Allouez (#15) Conglomerate



This Conglomerate Boulder is probably originally from the Allouez Conglomerate, a geologic unit that can be traced from Lost Lake in the Keweenaw to near Painesdale.  Three mines (Delaware,  Allouez and Franklin Jr) mined this conglomerate for copper.  This boulder was preserved as glacial outwash from near the Bluffs in Houghton, about a mile SW of its current location.  It was torn loose from the bedrock by glaciers and deposited on the surface in moraine, then redistributed by water from the melting glacier, about 10,000 years ago.  It was moved to its present site in August 2011.  Conglomerate rock layers form part of the Portage Lake Lavas, a 1. 1 billion year old sequence of 400 lava flows that mark the great Keweenaw rift zone, the first great continental rift lava sequence in the world.  The Keweenaw rift split an ancient continent called Rodinia, and extended from Kansas through Lake Superior all the way to Ohio.  Within the 400 lava flows there were also a few conglomerates. Conglomerate is a sedimentary rock with boulders and cobbles that formed along the edge of the rift. It requires high energy to form in great fan-shaped deposits called alluvial fans. You can find rocks like these forming today from energetic floods down the steep slopes of mountain ranges, in places like Death Valley, California.  When Houghton was founded in the 1850s, boulders like these were littered around the surface.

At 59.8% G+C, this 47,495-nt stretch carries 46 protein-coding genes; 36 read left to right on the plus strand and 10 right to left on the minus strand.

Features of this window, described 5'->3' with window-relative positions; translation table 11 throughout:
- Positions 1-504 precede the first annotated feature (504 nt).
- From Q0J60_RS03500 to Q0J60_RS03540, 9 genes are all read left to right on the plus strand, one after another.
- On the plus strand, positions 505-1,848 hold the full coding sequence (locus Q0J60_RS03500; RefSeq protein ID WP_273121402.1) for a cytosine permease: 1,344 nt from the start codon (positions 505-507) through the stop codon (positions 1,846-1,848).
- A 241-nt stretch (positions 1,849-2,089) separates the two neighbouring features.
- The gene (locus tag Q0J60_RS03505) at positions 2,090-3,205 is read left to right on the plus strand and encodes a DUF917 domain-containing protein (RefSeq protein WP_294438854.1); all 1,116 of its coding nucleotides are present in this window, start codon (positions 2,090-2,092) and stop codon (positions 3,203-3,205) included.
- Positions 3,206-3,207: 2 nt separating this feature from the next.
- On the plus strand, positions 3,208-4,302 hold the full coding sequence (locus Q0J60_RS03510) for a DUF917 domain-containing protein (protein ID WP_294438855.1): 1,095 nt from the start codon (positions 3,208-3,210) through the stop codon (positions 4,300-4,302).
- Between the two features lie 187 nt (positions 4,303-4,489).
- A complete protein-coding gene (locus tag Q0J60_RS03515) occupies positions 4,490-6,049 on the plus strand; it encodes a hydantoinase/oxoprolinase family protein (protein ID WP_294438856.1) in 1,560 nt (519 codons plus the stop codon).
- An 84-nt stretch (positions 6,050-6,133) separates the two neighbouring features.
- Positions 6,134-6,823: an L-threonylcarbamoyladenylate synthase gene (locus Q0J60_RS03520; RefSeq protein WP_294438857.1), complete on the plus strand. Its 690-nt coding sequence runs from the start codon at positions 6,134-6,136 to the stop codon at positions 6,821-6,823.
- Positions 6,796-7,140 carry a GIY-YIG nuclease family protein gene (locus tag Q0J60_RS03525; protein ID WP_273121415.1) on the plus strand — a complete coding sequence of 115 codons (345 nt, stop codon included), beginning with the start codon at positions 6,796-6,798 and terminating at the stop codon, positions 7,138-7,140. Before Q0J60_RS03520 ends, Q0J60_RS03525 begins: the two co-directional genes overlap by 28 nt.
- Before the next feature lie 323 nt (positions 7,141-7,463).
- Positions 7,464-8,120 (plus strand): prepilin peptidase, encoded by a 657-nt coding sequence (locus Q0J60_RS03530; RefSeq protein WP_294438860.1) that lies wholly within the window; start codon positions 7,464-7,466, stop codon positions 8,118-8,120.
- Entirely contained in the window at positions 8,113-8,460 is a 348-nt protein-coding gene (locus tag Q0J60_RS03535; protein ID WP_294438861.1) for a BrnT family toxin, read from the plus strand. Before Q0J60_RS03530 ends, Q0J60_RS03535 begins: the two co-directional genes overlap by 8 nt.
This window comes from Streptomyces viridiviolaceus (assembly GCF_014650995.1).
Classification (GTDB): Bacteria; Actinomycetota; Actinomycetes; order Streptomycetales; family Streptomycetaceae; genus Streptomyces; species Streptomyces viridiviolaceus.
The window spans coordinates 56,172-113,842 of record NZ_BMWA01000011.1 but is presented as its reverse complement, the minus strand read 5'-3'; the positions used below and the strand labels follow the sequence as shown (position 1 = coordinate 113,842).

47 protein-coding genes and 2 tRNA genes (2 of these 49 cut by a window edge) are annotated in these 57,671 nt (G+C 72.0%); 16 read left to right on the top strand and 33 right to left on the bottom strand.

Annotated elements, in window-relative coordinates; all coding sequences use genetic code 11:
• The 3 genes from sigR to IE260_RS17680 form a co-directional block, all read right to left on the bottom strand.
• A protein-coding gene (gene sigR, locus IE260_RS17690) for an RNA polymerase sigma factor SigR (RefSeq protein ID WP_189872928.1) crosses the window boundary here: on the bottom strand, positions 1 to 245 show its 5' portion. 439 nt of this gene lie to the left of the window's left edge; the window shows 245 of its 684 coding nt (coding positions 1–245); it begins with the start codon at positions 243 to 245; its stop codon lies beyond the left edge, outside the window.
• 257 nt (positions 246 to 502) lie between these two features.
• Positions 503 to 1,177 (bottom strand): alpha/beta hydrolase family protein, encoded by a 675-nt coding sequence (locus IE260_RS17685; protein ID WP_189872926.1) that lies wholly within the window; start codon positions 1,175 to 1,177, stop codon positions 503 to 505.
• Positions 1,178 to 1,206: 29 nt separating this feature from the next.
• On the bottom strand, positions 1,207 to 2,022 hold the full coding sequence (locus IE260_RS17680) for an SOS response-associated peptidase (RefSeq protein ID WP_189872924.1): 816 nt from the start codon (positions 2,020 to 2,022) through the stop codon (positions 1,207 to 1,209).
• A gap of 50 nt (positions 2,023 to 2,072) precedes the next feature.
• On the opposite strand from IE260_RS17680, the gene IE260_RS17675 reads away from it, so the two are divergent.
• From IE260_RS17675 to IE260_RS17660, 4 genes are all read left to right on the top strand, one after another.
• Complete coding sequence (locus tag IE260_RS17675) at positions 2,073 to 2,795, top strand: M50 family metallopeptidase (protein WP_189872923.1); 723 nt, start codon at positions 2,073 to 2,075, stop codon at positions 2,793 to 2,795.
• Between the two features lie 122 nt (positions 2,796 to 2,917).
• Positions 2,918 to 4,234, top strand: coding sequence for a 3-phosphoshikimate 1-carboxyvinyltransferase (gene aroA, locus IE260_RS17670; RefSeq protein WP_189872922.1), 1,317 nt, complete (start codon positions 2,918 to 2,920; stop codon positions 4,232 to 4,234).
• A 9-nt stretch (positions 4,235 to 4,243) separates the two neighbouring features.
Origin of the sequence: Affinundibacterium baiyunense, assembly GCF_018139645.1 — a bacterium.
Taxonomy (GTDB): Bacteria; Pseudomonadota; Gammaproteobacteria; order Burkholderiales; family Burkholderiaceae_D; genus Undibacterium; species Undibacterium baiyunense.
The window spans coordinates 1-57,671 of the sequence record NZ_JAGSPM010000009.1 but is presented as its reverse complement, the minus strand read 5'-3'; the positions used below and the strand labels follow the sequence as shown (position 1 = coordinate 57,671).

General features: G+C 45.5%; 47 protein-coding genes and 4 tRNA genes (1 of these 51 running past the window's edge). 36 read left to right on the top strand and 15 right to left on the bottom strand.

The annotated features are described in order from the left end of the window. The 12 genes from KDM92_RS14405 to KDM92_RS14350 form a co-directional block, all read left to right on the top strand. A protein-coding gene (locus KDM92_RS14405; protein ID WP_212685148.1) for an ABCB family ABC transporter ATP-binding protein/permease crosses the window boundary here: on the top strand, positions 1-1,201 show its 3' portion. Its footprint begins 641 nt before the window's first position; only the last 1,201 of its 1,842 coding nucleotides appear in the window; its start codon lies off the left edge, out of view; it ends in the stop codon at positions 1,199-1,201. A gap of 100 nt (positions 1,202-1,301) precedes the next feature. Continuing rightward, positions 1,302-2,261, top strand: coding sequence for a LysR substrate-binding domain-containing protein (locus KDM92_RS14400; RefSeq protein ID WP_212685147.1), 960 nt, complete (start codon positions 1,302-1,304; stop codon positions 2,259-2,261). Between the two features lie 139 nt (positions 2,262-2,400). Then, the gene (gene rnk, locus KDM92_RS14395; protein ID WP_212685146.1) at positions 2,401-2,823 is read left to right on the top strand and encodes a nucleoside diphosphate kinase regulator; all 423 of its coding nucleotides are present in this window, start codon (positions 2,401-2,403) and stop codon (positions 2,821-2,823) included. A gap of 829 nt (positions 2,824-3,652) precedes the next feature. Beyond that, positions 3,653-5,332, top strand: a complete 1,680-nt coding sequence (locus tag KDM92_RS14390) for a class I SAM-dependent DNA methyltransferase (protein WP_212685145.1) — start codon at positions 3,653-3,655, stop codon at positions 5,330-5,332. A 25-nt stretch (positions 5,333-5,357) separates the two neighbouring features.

EarthCache Site                                Alluvial Fans


What kinds of rocks do you find in this conglomerate?

Why isn’t basalt the main rock type?